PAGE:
Layout You will want to teach layout conventions for letter writing. Students must be made aware of the conventions of certain forms of writing, for example, informal letters, formal letters, poems, scientific reports, diaries, faxes, notes, and postcards.

Linking Consider linking ideas and information across sentences and paragraphs to develop a topic or argument.

Style Teach appropriate styles. For example, our written English on a postcard to a friend is completely different from a letter to a government office asking for information.

2. The stages of a successful writing lesson

Try to include written tasks in all your lessons, whether you are teaching grammar, vocabulary or communication skills. It's a good idea to practise all the four skills in a lesson. Once in a while, give more focus to the written skills –i.e. your whole lesson can become a preparation for a written activity. The actual writing part can be so time-consuming that sometimes you may want to leave it for homework. Written tasks performed in class can be made more interactive by getting students to write in pairs. Get one person to write with a pen and the other to help their partner correct mistakes and provide him or her with ideas.

Take a look at these ten steps to a successful writing lesson. You may want to adapt them to suit you.

1. Introduce the topic and ask students to discuss it in small groups, followed by feedback and discussion with the whole class.

2. Assign the writing task.

3. Ask students to consider who will be the target reader and to focus on the purpose of the task.

4. Use language models to illustrate the appropriate form (e.g. other written texts, examples on board).

5. Brainstorm ideas in groups, after which the teacher or a student writes them up on the board. Students select which ones to use.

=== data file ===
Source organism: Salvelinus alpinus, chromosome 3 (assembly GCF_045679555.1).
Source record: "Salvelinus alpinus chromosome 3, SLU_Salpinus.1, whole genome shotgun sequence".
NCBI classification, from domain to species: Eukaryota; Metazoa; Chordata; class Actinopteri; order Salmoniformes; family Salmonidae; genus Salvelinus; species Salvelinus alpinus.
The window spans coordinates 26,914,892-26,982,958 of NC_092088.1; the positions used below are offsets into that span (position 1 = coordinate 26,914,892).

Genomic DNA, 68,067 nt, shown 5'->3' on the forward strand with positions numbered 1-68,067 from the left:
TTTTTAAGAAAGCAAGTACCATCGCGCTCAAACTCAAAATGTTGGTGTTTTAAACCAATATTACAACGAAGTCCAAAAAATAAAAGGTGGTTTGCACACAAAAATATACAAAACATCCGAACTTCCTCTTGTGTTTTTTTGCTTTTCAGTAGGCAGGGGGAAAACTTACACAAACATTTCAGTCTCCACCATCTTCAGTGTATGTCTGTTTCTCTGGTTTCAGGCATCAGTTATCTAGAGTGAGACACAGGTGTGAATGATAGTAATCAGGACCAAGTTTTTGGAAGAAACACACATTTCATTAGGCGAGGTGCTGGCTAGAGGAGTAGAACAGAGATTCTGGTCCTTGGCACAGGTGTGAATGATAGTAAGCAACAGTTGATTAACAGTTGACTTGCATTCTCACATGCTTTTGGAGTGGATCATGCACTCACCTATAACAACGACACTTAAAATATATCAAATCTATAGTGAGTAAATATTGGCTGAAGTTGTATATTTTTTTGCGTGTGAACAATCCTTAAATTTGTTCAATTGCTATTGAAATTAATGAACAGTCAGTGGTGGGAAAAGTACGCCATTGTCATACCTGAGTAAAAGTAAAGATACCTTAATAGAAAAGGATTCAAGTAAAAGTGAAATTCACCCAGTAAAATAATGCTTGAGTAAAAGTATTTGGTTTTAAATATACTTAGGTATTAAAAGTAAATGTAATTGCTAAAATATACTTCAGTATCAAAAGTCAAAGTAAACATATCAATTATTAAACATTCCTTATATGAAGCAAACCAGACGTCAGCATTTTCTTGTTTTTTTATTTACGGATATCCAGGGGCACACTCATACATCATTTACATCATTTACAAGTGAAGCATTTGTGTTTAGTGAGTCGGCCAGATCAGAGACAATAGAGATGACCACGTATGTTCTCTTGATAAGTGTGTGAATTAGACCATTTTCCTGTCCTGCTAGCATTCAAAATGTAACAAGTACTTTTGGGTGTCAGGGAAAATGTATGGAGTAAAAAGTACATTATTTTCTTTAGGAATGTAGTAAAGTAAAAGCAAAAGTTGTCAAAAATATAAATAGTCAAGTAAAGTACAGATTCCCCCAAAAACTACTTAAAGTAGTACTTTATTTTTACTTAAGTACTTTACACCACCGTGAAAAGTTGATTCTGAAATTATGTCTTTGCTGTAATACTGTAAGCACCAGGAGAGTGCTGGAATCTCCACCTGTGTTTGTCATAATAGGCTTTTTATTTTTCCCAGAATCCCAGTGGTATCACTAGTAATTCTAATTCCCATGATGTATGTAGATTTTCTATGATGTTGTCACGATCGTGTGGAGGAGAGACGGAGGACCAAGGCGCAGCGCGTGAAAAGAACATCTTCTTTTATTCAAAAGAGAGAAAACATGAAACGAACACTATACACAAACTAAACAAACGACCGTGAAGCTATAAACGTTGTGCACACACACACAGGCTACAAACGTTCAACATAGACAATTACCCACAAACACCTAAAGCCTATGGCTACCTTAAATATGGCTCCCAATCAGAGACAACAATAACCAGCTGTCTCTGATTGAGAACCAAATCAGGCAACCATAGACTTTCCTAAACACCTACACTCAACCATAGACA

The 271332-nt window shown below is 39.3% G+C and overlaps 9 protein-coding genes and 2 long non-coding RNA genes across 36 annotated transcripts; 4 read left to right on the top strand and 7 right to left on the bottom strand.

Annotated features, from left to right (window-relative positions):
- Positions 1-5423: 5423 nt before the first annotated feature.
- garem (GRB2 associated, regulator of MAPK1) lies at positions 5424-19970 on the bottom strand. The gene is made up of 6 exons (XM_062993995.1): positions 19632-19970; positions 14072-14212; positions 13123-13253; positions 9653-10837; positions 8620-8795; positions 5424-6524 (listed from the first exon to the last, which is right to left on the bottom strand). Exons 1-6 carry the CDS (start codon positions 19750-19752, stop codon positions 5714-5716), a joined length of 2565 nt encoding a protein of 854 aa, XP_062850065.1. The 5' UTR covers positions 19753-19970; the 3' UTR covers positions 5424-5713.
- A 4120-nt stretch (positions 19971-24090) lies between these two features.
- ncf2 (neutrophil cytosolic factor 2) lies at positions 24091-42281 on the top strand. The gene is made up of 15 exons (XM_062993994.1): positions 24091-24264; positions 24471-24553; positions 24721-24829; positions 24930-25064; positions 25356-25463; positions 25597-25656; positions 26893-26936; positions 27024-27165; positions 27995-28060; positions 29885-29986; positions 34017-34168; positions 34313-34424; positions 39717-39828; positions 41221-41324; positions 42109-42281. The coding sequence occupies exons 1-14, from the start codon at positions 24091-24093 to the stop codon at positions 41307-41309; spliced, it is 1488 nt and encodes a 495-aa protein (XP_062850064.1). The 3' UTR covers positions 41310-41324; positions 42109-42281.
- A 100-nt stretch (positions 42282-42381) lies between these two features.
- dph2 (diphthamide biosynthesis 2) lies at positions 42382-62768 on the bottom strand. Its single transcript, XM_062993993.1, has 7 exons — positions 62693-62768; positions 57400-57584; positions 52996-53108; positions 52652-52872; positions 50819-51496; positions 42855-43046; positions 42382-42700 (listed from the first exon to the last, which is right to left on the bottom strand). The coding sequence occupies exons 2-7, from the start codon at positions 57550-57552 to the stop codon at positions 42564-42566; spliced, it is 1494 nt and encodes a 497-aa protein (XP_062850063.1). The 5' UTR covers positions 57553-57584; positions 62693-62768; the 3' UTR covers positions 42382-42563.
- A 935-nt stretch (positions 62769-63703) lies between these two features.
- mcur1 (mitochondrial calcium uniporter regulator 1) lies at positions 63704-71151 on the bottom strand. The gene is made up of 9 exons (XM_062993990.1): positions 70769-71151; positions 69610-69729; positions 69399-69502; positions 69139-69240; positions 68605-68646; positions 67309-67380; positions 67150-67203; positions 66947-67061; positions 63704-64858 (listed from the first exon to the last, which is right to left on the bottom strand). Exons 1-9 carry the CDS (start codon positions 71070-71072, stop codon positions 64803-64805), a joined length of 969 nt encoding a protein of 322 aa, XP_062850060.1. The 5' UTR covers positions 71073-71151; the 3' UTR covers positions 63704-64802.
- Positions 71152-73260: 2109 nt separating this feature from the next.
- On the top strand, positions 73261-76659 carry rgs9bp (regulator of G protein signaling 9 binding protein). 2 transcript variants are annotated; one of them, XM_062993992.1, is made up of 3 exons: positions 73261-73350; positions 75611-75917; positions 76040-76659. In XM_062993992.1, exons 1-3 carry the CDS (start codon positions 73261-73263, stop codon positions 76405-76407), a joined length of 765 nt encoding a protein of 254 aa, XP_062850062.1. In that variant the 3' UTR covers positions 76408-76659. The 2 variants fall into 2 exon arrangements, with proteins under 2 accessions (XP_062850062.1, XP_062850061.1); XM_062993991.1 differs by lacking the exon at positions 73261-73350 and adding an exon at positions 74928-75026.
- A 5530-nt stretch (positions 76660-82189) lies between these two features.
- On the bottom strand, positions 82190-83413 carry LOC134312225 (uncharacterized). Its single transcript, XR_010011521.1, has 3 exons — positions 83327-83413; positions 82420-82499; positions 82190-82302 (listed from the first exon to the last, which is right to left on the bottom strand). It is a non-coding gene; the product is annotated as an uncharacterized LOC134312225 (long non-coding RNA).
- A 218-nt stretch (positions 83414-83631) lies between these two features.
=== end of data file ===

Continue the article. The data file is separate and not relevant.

6. Elicit how to put the ideas into a logical sequence and edit.

7. Construct a skeleton text in small groups.

8. Prepare a rough draft either individually, in groups or with the whole class.

9. Ask students to tell you if they want you to repeat anything. (This is more effective than saying “Does anyone not understand?”).

10. The final written task may be given for homework.

3. Types of writing activities

Now take a look at the following writing activities for the classroom.

Letters Get your students to make complaints, thank, ask for and give information or advice, prepare job applications.

Creative writing You can use pictures or begin a story and ask students to finish it. Or you can use a personal situation where the student was happy, sad, surprised, shocked, etc

Diary Ask your students to keep a diary.

Discursive essays Students need to present an argument, state points ‘for’ and ‘against’ in a logical way, and write

a conclusive paragraph. (This is often required by Exam Boards.)

Instructions

It might be a recipe, directions, changing a wheel, cooking a meal, making a cup of tea, repairing something or applying for a visa.

Dictation

A dictation can have a calming effect on young learners. It is also useful for teachers who have

limited resources and need to dictate a text for a reading skills lesson. Alternatively, you could ask your students to dictate to each other and to focus also on pronunciation and listening skills. Dictations are good for spelling as there is no direct link in English between the way words are

written and the way they sound.

Here are some extra ideas for different levels of learner:

Beginners/elementary

1. Descriptions (home, family members and friends, your job, a place etc.);